"Magical things happen in the desert," says Jenny Lewis, the critically acclaimed singer-songwriter who’s had a special connection to the Palm Springs area pretty much all her life. “It’s a close getaway.
There’s that feeling of escape when you drive out to it,” she continues. “And there’s just something about those wide-open spaces. My mom lived out way past Joshua Tree at Twentynine Palms for many years, and whenever I went there, I’d look around and wonder, ‘What are all these people running from? How have they found themselves out here on the cusp of Mars in California?’ There are some secrets out there. You can get military haircuts for about 10 bucks, and there’s a helluva lot of meth — but there’s also some good food, some good thrift stores, and some beautiful mountains.”
A former child actor, Lewis, who played one of Lucille Ball’s grandkids in the blink-and-you-missed-it 1986 sitcom Life With Lucy and had roles in movies like Troop Beverly Hills and Pleasantville, was born in the desert in 1976, in Las Vegas.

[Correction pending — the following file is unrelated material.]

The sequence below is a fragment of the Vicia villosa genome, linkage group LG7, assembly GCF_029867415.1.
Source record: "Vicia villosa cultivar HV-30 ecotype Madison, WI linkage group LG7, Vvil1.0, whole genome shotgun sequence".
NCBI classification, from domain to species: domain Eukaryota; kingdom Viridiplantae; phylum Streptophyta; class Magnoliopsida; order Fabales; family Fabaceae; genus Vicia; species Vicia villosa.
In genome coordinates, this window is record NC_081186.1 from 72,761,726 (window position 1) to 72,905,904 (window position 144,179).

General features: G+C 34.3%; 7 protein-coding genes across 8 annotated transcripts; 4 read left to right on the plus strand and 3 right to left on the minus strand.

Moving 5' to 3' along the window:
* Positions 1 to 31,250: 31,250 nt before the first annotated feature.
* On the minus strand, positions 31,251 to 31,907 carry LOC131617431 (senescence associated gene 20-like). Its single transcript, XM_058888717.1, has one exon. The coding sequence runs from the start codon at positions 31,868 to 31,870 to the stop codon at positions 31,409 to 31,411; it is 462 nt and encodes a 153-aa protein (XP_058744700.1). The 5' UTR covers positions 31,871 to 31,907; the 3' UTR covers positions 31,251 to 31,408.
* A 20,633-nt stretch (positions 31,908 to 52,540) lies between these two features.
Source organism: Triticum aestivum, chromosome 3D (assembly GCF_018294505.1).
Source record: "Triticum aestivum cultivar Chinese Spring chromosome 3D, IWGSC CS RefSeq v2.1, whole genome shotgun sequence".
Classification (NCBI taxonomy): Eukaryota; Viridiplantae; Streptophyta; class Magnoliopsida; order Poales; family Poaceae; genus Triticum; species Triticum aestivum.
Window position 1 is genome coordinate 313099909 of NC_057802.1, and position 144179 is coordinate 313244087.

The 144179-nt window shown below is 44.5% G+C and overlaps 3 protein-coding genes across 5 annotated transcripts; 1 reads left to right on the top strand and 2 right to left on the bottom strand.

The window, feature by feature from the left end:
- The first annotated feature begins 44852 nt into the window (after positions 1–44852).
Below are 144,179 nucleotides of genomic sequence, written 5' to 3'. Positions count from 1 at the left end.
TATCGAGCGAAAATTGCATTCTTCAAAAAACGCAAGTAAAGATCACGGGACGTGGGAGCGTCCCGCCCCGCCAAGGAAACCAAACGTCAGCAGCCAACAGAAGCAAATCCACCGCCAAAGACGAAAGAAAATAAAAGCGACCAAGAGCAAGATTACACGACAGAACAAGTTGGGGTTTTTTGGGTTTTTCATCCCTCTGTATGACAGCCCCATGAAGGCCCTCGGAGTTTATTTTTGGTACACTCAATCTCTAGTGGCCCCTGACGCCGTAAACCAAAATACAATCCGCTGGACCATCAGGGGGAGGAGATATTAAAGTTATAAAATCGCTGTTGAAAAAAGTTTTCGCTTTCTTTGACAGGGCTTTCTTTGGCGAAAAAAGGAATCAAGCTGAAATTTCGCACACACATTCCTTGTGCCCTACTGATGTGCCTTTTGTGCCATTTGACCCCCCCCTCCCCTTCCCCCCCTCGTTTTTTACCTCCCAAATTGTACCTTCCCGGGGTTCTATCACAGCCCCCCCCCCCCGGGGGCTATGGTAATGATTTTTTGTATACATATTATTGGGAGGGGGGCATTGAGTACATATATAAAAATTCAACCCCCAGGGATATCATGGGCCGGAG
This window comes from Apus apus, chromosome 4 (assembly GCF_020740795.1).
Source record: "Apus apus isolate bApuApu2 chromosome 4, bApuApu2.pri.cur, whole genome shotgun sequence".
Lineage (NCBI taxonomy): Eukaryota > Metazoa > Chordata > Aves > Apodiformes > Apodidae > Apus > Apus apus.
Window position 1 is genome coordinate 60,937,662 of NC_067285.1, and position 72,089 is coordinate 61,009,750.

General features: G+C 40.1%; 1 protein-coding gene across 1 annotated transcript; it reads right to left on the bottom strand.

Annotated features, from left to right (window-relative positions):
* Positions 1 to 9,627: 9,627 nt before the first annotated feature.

“My parents were lounge singers, and my first memory is of my babysitter, who was a female Elvis impersonator,” she recounts. “We were sitting out by a pool in this desert landscape. That is absolutely my first memory, so I always return to that. Plus,” she adds with a laugh, “we’re Jews, you know what I mean? We wandered through the desert!”
Lewis eventually moved on from acting to follow her musical muse as a member of indie-rock favorites Rilo Kiley (who scored a major hit with their 2004 song Portions for Foxes) and The Postal Service (who sold more than 1 million copies of their 2003 album, Give Up), but now prefers her role as a solo artist. Scottish songsmith Johnathan Rice is her significant other, and the two often collaborate, as they did on her most recent album, 2014’s The Voyager. The video for The Voyager’s über-catchy Just One of the Guys features a few of Lewis’ close Hollywood friends — Anne Hathaway, Kristen Stewart, and Brie Larson — all dressed up as dudes sporting facial hair and wearing colorful track suits.
“I’m a big fan of the mineral hot springs in this particular part of California,” says Jenny Lewis of the desert.